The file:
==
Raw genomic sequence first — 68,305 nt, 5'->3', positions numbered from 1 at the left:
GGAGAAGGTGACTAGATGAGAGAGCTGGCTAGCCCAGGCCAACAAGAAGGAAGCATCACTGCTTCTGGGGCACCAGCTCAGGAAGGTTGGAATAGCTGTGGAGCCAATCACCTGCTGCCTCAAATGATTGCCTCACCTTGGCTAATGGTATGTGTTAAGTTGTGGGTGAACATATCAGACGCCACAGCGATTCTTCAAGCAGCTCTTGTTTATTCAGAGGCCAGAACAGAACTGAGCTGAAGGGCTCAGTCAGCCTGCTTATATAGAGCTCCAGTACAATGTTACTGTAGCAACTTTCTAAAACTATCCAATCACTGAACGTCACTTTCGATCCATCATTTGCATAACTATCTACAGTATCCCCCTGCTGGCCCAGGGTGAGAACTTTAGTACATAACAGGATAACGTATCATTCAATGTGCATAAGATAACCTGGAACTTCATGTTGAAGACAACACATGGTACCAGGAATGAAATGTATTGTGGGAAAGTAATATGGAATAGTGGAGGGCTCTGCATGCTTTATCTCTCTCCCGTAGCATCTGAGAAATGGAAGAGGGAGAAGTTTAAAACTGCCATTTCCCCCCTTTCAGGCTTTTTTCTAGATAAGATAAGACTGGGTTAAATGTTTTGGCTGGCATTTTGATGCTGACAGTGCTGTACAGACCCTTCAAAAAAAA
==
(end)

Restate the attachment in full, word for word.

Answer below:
Raw genomic sequence first — 68,305 nt, 5'->3', positions numbered from 1 at the left:
GGAGAAGGTGACTAGATGAGAGAGCTGGCTAGCCCAGGCCAACAAGAAGGAAGCATCACTGCTTCTGGGGCACCAGCTCAGGAAGGTTGGAATAGCTGTGGAGCCAATCACCTGCTGCCTCAAATGATTGCCTCACCTTGGCTAATGGTATGTGTTAAGTTGTGGGTGAACATATCAGACGCCACAGCGATTCTTCAAGCAGCTCTTGTTTATTCAGAGGCCAGAACAGAACTGAGCTGAAGGGCTCAGTCAGCCTGCTTATATAGAGCTCCAGTACAATGTTACTGTAGCAACTTTCTAAAACTATCCAATCACTGAACGTCACTTTCGATCCATCATTTGCATAACTATCTACAGTATCCCCCTGCTGGCCCAGGGTGAGAACTTTAGTACATAACAGGATAACGTATCATTCAATGTGCATAAGATAACCTGGAACTTCATGTTGAAGACAACACATGGTACCAGGAATGAAATGTATTGTGGGAAAGTAATATGGAATAGTGGAGGGCTCTGCATGCTTTATCTCTCTCCCGTAGCATCTGAGAAATGGAAGAGGGAGAAGTTTAAAACTGCCATTTCCCCCCTTTCAGGCTTTTTTCTAGATAAGATAAGACTGGGTTAAATGTTTTGGCTGGCATTTTGATGCTGACAGTGCTGTACAGACCCTTCAAAAAAAA